Clean Air Strategies for Van Fleets

Motor trade insurance, fleet insurance

As part of is clean air strategy, the Government plan to reduce pollution in cities by introducing five Clean Air Zones this year. Due to calls from some city councils, the Government announced in March that it would be postponing the introduction until January 2021 to allow businesses to focus on work and response efforts during the Covid-19 outbreak. This comes as a welcome respite to commercial fleets who are undergoing a challenging time.

With the postponement of the scheme, van fleets will have longer to accommodate to the new policy.

So, just what are Clean Air Zones (CAZ), how can they be implemented and what does this mean for your van fleet? We answer those questions here, while in part two, we will take a closer look at what fleets can do to make sure they are compliant, how to reduce van emissions and if there are any implications for your motor trade insurance or fleet insurance.

What are Clean Air Zones?

A Clean Air Zone is defined as an area in which a local authority has brought in measures to help improve air quality. This can include areas in which vehicles can be charged or fined for entering and is generally applicable to buses, taxis, LGVs and HGVs.

Clean Air Zones are being implemented in Birmingham, Derby, Southampton, Leeds, and Nottingham. London’s own scheme – the Ultra-Low Emission Zone, came into force in 2019 (currently paused due to covid-19).

The Government has also named 23 local authorities where it expects pollution levels to reach illegal levels by 2021. They must all carry out a feasibility study to determine whether a Clean Air Zone is required.

How Will It Affect My Business?

According to research conducted on behalf of Northgate Vehicle Hire, over a quarter of businesses which use vans are not aware of plans for Clean Air Zones, even those these could pose severe financial as well as operational challenges. Of those that were aware, more than half said they expect the move to affect their business.

Within Clean Air Zones, there will be two types: charging and non-charging. The non-charging CAZ will focus on improving air quality through retrofitting vehicles, traffic flow management or re-routing some traffic.

Within a charging zone, van drivers will be charged a fee to enter the area if their vehicle doesn’t meet the necessary environmental requirements, which will likely be based upon European emissions standards. These have been set to reduce the levels of harmful exhaust emissions, namely: nitrogen oxides (NOx), carbon monoxide (CO), hydrocarbons (HC) and particulate matter (PM).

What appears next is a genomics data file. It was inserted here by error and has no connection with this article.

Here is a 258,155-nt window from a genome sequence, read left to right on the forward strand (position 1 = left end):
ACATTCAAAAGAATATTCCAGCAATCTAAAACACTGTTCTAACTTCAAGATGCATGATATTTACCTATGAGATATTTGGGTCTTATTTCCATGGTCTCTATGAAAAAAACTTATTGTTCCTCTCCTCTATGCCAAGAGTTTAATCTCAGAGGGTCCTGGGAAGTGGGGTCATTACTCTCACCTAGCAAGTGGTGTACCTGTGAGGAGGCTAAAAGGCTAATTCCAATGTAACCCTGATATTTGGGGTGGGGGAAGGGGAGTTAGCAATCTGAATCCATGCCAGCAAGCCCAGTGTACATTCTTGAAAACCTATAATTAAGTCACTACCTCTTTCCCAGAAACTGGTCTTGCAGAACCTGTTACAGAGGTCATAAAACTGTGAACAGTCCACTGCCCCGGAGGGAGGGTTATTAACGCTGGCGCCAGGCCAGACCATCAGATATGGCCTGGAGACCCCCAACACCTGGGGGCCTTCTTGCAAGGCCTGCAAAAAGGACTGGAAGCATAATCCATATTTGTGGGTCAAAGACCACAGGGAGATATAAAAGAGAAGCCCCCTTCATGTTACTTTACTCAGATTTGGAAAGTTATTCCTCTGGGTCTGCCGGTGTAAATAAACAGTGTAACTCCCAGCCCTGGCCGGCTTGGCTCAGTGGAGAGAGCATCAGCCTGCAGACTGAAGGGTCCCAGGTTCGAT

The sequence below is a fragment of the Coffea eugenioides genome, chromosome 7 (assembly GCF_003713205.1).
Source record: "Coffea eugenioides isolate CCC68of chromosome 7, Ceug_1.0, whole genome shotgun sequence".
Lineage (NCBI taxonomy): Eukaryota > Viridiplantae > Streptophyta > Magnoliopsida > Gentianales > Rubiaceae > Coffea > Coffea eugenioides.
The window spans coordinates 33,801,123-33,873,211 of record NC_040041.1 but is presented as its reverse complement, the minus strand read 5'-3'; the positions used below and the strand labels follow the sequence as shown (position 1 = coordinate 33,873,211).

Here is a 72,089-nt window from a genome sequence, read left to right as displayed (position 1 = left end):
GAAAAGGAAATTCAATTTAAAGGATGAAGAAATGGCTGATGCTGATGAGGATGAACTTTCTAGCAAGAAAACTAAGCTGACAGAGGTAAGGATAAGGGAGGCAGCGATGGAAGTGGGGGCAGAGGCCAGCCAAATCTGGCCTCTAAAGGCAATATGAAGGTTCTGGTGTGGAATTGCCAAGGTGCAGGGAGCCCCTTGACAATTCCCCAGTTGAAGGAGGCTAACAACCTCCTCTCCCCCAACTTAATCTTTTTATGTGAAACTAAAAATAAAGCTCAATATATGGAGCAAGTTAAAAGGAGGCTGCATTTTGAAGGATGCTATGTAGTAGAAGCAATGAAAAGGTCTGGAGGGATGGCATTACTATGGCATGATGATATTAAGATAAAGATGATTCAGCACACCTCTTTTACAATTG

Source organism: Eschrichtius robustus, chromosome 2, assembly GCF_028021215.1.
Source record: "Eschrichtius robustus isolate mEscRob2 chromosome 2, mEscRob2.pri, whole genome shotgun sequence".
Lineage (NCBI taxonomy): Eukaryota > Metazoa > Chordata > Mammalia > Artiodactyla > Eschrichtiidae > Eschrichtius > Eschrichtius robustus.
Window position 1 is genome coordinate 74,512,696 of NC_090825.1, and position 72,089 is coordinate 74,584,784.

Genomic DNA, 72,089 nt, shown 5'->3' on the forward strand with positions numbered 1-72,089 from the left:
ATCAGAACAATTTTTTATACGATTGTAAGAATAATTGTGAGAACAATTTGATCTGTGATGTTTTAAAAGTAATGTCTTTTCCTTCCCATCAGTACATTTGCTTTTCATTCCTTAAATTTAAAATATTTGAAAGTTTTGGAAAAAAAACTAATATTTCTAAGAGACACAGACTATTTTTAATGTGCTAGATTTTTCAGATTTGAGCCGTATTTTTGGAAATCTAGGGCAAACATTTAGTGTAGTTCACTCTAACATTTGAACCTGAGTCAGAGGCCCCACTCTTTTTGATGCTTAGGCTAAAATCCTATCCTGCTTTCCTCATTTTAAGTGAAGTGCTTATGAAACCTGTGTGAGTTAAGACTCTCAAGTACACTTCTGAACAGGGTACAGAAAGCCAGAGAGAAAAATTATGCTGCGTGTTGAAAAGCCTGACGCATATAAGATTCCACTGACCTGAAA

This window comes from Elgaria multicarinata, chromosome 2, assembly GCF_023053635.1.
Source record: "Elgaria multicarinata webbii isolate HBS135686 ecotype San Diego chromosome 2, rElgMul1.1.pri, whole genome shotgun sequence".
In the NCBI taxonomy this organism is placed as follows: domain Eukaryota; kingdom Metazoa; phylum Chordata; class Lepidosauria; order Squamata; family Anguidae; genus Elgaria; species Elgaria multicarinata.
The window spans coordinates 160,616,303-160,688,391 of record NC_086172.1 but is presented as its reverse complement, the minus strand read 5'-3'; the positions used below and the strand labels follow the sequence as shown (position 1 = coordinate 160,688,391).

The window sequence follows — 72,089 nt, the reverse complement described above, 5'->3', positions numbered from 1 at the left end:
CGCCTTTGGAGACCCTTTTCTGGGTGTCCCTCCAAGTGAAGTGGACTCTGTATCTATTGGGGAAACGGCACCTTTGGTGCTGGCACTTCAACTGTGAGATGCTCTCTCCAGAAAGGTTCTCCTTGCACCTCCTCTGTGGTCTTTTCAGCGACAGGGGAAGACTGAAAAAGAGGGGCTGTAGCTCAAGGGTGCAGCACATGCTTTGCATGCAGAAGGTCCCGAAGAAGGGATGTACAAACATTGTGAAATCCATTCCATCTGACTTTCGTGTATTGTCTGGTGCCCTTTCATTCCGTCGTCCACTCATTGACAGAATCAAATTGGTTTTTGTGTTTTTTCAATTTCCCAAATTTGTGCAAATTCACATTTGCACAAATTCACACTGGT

As diesel and petrol engines both produce different types of emissions, different standards are applied. As of July 2019, the minimum emissions standards are Euro 4 for petrol vehicles and Euro 6 for diesels.

Buses, coaches, and HGVs that meet Euro 6 emissions standards, and cars, vans and taxis that meet Euro 6 (diesel) or Euro 4 (petrol) are exempt from any charges or restrictions. Ultra-low emission vehicles with a significant zero-emission are also exempt. To find out about your vehicle charges, you can go to: and enter your registration number.

How Much Will the Charges Be?

This varies per city and not all fees have yet to be finalised. So far, both Leeds and Birmingham have government approved plans.


This will cover most of the city centre and you can check on the city council’s website to find out if your vehicle meets the emission standards. There are plans to help taxi drivers switch to ultra-low emission vehicles and upgrade/retrofit grants for HGV or LPV operators.

•          No charge for private cars, vans, motorcycles, and mopeds

•          £12.50 for taxis (or £50 per week for Leeds-licenced vehicles)

•          £50 for buses, coaches, and HGVs


To be based on or inside the inner ring road and there will also be a range of exemptions for one or two years.

•          Motorcycles and mopeds are expected to be free

•          £8 for private cars and taxis

•          £50 for buses, coaches, and HGVs

Nottingham has subsequently cancelled its plans to introduce a CAZ by proving it can reduce air pollution through other measures to below the legal limit within two years. Southampton also introduced a CAZ on a non-charging basis in 2017.

See our next blog to find out how you can be CAZ compliant and also reduce emissions.

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